It is impossible to separate a cube into two cubes, or a fourth power into two fourth powers, or in general, any power higher than the second, into two like powers. I have discovered a truly marvelous proof of this, which this margin is too narrow to contain.

*Guinness Book of World Records*for "most difficult mathematical problems".

^{2}+ b

^{2}= c

^{2}

^{2}+ 4

^{2}= 5

^{2}, 9 + 16 = 25

*x*and

*y*such that their sum, and the sum of their squares, equal two given numbers

*A*and

*B*, respectively.

It is our old friend a

^{2}+ b

^{2}= c

^{2}.

Now, as I’ve already spoken at length, there are many solutions to this equation. Many values of a, b, and c that are integers (whole numbers) and that make the equation true.

So let’s add another variable. Consider:

^{n}+ b

^{n}= c

^{n}

This is a Diphantian equation, a, b, and c, as well as n must be integers. Further, as we’ve already discussed, if n = 2, there are a lot of solutions for a, b, and c. But what if n = 3?

What integer solutions are there to a

^{3}+ b

^{3}= c

^{3}? Well, no one has ever found such a, b, and c.

Same for n = 4, or 5 or 13, or any other number. There were no solutions for n > 2. Now, how to prove this? (This part here might require some mathematical thinking. Even though, for hundreds or thousands of years, no one had found solutions for n > 2, you can’t be sure there isn’t one, just, as yet, not discovered. A mathematical proof, on the other hand, would end the search. If it could be proven that no solution exists for any n > 2, that would be the end of the quest.)

Then, along came Fermat. That’s Pierre de Fermat, born

**around 1601 and died in 1665. He was a lawyer in Toulouse, France. He was also an amateur mathematician who is given credit for early developments that led to the infinitesimal calculus, including his technique of adequality. In particular, he is recognized for his discovery of an original method of finding the greatest and the smallest ordinates of curved lines, which is analogous to that of the differential calculus, then unknown, and his research into number theory. He made notable contributions to analytic geometry, probability, and optics. He is best known for “Fermat’s Last Theorem,” which he described in a note at the margin of a copy of Diophantus’ “Arithmetica.”**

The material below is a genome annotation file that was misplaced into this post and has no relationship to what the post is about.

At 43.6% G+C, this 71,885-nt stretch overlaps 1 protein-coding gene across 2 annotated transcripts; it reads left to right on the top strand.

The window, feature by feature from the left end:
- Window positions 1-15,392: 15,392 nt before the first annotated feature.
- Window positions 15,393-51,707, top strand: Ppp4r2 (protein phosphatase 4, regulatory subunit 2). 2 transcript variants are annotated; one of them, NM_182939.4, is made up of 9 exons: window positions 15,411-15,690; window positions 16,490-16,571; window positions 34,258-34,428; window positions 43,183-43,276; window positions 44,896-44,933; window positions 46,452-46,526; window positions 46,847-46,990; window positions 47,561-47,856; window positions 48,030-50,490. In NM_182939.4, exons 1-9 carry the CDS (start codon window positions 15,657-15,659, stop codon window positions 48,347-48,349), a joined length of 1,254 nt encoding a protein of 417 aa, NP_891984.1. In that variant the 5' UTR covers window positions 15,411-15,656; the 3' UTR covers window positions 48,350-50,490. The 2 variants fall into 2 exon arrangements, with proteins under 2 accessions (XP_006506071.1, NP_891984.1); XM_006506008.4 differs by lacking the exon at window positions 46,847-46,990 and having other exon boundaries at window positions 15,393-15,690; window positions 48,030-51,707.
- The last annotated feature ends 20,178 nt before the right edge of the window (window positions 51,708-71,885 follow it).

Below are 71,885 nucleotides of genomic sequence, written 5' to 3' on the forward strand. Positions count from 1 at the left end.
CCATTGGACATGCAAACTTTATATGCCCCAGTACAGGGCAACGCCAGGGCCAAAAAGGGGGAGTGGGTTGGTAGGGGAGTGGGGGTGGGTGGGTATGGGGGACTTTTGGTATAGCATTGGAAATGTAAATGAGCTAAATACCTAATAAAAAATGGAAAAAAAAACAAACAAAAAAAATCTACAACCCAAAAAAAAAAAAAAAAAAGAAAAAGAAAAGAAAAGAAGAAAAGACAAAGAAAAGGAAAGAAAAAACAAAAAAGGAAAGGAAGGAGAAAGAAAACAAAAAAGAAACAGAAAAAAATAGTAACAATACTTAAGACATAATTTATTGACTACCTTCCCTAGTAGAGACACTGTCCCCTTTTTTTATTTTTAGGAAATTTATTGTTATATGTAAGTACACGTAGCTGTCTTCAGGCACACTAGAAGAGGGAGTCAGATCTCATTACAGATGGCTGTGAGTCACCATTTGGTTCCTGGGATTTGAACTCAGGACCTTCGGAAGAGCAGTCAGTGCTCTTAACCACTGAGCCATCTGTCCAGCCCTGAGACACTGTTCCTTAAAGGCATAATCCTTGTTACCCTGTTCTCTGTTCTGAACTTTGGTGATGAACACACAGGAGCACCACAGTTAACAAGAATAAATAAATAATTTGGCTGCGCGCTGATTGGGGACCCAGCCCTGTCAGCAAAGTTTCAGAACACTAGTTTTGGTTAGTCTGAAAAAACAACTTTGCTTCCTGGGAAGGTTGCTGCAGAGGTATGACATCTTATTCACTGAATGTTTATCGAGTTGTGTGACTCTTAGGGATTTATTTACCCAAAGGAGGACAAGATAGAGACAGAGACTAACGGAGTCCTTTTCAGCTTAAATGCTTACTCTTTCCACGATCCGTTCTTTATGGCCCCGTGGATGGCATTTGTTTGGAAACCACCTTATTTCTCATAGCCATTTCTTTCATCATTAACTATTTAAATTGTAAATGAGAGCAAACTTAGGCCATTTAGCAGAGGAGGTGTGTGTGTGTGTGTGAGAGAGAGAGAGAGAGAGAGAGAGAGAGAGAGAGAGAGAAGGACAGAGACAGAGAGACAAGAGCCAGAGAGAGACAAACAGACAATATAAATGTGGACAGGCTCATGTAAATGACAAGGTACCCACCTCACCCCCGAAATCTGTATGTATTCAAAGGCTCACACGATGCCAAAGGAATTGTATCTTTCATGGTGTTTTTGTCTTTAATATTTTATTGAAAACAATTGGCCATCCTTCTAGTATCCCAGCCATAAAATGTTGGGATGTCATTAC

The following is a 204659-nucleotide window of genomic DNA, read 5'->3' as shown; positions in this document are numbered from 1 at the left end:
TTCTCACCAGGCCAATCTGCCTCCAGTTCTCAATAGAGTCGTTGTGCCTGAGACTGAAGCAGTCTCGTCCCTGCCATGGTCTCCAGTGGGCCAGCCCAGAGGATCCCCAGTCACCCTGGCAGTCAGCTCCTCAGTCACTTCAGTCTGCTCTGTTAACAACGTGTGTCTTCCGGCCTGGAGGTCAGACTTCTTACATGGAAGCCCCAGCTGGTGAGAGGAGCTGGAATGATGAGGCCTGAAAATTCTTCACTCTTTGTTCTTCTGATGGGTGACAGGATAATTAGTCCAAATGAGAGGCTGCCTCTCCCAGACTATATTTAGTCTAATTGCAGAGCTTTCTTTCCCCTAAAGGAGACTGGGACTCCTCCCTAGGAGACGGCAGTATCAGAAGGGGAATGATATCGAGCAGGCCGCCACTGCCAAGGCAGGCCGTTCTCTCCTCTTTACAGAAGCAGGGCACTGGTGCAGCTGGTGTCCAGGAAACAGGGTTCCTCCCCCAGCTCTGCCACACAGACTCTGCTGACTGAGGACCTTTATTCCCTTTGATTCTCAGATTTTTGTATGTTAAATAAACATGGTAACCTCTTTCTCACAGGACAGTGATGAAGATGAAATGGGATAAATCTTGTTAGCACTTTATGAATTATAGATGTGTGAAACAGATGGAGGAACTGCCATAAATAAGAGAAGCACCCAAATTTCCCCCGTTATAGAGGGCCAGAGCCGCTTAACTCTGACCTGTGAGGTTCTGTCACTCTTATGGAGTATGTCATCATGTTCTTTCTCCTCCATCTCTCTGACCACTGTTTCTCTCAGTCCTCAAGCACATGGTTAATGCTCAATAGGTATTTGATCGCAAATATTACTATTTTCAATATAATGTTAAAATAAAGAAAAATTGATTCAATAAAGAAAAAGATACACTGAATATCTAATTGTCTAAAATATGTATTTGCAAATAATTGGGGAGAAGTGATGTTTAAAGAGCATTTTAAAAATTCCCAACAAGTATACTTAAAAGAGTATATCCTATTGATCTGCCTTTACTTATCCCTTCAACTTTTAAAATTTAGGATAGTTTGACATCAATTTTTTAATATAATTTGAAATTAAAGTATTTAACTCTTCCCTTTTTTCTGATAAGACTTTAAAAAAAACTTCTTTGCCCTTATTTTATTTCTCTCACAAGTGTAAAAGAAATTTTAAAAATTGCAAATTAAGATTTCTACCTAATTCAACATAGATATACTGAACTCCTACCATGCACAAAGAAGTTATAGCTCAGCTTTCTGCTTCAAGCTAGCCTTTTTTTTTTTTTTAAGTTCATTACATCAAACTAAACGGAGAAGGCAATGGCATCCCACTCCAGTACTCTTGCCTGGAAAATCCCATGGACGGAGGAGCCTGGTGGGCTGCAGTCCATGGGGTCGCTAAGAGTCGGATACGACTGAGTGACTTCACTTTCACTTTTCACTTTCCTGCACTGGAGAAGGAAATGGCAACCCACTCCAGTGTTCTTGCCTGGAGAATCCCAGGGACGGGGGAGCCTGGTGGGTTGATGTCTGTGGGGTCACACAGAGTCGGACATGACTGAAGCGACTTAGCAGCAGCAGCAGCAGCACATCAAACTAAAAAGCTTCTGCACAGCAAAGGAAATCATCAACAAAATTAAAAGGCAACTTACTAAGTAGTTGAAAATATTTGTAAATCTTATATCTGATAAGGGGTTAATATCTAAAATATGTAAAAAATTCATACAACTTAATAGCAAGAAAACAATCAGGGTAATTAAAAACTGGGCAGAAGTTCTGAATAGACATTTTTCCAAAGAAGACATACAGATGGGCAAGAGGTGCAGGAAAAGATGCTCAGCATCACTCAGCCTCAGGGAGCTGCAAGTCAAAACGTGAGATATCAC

It is actually more correct to call it “Fermat’s Conjecture,” since he did not publish a proof. That was the name used for most of the history of this conundrum. Recently it has become known as “Fermat’s Last Theorem,” and that is the term most likely to be familiar to non-mathematicians.

He communicated most of his work in letters to friends, often with little or no proof of his theorems. This allowed him to preserve his status as an "amateur" while gaining the recognition he desired. This naturally led to priority disputes with contemporaries such as Descartes and Wallis. He developed a close relationship with Blaise Pascal. These may not be household names, but they are some of the founding fathers of modern math.

Now he was not a braggart, nor a mathematical lightweight. So his statement was taken very seriously. Together with René Descartes, Fermat was one of the two leading mathematicians of the first half of the 17th century. Was he wrong?

(A reminder that Descartes discovered the Cartesian Coordinate System, that familiar graph of x and y that is used to merge algebra and geometry into Analytical Geometry, a forerunner of the Calculus. Descartes established the basic concepts of Calculus, but didn’t quite make it all the way. That came later when Sir Isaac Newton and Gottfried Wilhelm Leibniz independently finished the job.)